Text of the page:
Share it in the comments! (We promise not to tell.)

 Lucy Kerr is the pen name of Erica O'Rourke, an award-winning author of young adult fiction. Her debut adult mystery, TIME OF DEATH, launched with Crooked Lane Books on December 13, 2016. Lucy lives outside Chicago with her family, her cat, and many, many piles of books. She likes strong coffee, rainy days, old buildings, and fresh-baked cookies -- but she likes telling stories best of all.

 It’s been twelve years since ER nurse Frankie Stapleton fled her hometown, but with her sister’s pregnancy taking a dangerous turn and a string of failed relationships in Chicago hanging over her, Frankie is back–and hoping to put the past behind her. Within minutes of arriving at Stillwater General Hospital however, she ends up saving a man’s life, only to have him turn up dead hours later—and the hospital blames Frankie. With her career–and future–on life support, Frankie must catch a killer, clear her name, and heal the wounds of her past.


  1. It seems to me that being two different writers is kind of like two halves of a whole . . . like being both parts of a set of fraternal twins. At any rate, congratulations on your success. Now I’ll have to add “Time of Death” to my forever-teetering to-be-read pile.

    Not once have I ever considered creating a secret identity for myself. As an identical twin, I discovered that being myself was often a sort of a secret identity since almost everyone called me by my sister’s name.

  2. Joan, I never thought of identical twins in that context. You could hide in plain sight, a sort of human purloined letter.

    Since I've written professionally for decades I've toyed with the idea of a pen name, but never really got serious about it. Hank, Rita Capri does sound more glamorous than Harriet Ann!

    One question I have for authors with multiple personalities is how do you want to be addressed, by your actual name, or by your nom de plume? It's disconcerting to converse with authors at conventions when I know they have two, three, even five names. Very confusing.

  3. Congratulations, Erica/Lucy! I love the sound of the new series (especially since one of my protagonists is a midwife) and am going to go find Time of Death. Hank - Rita Capri is a stunning name...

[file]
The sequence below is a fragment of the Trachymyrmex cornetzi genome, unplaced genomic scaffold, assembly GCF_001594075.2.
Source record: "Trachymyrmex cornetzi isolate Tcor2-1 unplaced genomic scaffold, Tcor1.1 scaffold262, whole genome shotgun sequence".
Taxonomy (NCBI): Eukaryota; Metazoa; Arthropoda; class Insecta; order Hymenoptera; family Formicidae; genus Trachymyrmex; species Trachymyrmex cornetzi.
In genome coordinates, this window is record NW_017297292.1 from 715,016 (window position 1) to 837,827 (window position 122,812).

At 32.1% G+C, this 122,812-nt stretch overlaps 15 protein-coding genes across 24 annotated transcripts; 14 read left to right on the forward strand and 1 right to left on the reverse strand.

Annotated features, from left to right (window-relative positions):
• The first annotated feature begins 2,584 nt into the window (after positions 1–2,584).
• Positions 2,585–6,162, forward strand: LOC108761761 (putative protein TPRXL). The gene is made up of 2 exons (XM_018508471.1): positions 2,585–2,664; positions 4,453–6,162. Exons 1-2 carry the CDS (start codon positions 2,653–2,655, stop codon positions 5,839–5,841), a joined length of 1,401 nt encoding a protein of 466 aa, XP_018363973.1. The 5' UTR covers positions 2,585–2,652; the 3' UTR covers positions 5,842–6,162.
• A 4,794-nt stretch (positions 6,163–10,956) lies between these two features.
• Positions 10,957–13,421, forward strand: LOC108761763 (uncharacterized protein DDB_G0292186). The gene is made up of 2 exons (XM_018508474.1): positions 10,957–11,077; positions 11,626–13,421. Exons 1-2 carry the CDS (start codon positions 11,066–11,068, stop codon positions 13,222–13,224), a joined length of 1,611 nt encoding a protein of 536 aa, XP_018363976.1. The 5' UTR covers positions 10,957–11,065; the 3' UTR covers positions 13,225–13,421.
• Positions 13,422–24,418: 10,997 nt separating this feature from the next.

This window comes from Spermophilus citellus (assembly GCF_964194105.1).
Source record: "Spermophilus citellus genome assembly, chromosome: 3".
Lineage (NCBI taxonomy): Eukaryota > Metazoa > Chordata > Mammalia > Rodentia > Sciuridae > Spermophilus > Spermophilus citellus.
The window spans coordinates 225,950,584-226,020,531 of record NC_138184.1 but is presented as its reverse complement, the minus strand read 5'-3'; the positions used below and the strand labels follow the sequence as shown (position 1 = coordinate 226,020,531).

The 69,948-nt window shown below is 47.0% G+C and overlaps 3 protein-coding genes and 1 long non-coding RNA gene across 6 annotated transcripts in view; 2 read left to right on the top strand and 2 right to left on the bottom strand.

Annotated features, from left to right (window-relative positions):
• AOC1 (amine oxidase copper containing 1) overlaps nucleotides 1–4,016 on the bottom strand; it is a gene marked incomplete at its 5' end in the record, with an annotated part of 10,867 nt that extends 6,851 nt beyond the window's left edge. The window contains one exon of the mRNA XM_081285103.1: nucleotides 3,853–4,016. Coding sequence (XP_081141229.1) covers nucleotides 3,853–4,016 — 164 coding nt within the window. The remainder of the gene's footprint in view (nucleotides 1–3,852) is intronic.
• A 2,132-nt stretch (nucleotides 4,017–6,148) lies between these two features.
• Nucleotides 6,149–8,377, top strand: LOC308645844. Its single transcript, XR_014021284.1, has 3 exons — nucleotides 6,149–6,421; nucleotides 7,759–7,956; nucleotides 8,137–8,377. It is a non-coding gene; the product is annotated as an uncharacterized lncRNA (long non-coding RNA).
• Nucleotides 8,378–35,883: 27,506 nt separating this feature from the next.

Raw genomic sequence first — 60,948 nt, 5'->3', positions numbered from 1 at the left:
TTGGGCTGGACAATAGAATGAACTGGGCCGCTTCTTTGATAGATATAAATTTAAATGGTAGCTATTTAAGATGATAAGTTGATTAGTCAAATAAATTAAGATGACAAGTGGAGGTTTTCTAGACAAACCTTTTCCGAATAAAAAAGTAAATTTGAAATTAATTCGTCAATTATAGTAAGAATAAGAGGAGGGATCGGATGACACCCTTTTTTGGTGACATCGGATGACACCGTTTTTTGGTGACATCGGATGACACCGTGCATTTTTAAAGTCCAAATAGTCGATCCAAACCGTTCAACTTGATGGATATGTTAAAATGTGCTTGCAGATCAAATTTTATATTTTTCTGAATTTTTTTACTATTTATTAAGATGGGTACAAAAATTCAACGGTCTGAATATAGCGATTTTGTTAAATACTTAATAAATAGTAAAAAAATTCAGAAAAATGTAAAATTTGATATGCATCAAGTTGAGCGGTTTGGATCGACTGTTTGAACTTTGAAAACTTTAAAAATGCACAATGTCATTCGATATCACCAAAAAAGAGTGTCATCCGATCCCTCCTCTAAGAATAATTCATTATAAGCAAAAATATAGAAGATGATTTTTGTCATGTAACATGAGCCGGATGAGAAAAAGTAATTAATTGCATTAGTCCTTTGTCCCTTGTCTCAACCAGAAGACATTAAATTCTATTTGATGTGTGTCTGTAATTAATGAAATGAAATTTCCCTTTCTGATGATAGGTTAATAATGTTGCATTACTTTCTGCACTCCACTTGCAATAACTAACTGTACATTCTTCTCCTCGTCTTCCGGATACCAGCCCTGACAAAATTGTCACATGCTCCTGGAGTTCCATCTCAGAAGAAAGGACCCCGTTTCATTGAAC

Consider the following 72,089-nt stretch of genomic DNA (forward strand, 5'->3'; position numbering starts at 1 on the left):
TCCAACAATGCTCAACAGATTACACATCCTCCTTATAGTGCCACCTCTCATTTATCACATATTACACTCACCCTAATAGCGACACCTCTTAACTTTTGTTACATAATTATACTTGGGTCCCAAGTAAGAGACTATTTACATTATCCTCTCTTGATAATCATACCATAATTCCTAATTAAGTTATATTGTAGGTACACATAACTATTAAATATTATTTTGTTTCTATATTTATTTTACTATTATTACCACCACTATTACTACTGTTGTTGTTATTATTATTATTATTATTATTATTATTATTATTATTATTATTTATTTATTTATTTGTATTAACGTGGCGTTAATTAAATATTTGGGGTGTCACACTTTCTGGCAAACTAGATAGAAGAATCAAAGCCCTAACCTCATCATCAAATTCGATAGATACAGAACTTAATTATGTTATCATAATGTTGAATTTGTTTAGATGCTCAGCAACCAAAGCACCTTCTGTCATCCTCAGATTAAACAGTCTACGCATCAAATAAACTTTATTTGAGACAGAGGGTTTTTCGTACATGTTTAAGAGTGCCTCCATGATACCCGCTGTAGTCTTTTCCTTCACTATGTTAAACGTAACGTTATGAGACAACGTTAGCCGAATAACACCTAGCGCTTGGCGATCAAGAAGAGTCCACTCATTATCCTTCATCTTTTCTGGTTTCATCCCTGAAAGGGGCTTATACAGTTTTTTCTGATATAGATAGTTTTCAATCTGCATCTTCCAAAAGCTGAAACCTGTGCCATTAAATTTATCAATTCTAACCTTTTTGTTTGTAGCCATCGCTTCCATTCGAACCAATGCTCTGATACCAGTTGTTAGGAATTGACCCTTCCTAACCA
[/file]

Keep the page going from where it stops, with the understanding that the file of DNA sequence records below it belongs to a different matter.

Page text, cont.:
I know exactly what you're going through, although for slightly different reasons. Despite having one cozy series out as Edith Maxwell, my editor wanted the second cozy series to look like a DEBUT author in the bookstores, so I picked Maddie Day. And sure enough, her voice is different, and that series is doing quite well. But as Edith I also write a historical mystery series, which is also thriving. A few years ago, also for publisher reasons, I wrote my first two mysteries as Tace Baker. She's on semi-permanent sabbatical for the moment, although I still think it's a great pen name. And like you, we all share a web site! They never said I couldn't link the names, and I do, everywhere. Will we see you at Malice, Lucy?

    Karen - because I do link so closely, hardly anyone calls me Maddie, but I'd happily answer to it, and these days my nametag at conferences always has both Edith and Maddie on it.

  4. Oh, the name thing. I have lived with that for the past… Well,40 something years. If someone says to me: "what's your name? "I have to think about why they're asking!
    I name I tell the bank teller is different from the name I tell the bookseller.
    But only people in my family call me Ann ( thename on my passport) , and even family has switched to Hank.
    If I had to pick a pen name? I would go with Harriet Ryan . Isn't that a great book name? And has the added benefit of being pieces of my own name.

  5. And I have gotten into the habit of thinking of Roberta as Lucy, hilariously. Half the time I call her that… I'm not quite sure why!

    And Peter Abrahams, who's pen name is Spencer-Fleming… I call him Peter.

  6. Don't! I had no idea you were a twin! So cool. What is your sister's name?
    Did you ever try to confuse people on purpose?

  7. Karen, that is a great idea! And I sat here, contemplating that… Until I remembered in the 10 rules of detection, "no twins.". :-) Right?

  8. Karen: That is a great question about how authors with multiple series and names want to be addressed. I understand that authors publishing with different publishers want different (distinct) names for their respective series, but it can be confusing for a reader.

    I wrote and published scientific works professionally for over 25 years. I used my name but with no initials since that is how I was listed by my employer. It worked well for me since my surname is unusual (only Koshida out of 300,000 Canadian government employees!), so it was easy for people to find me in government directory and on ejournal or research citation websites.

    If I had a second secret identity, I would probably choose a surname earlier in the alphabet. Having a surname starting with K has its drawbacks in the bookstore!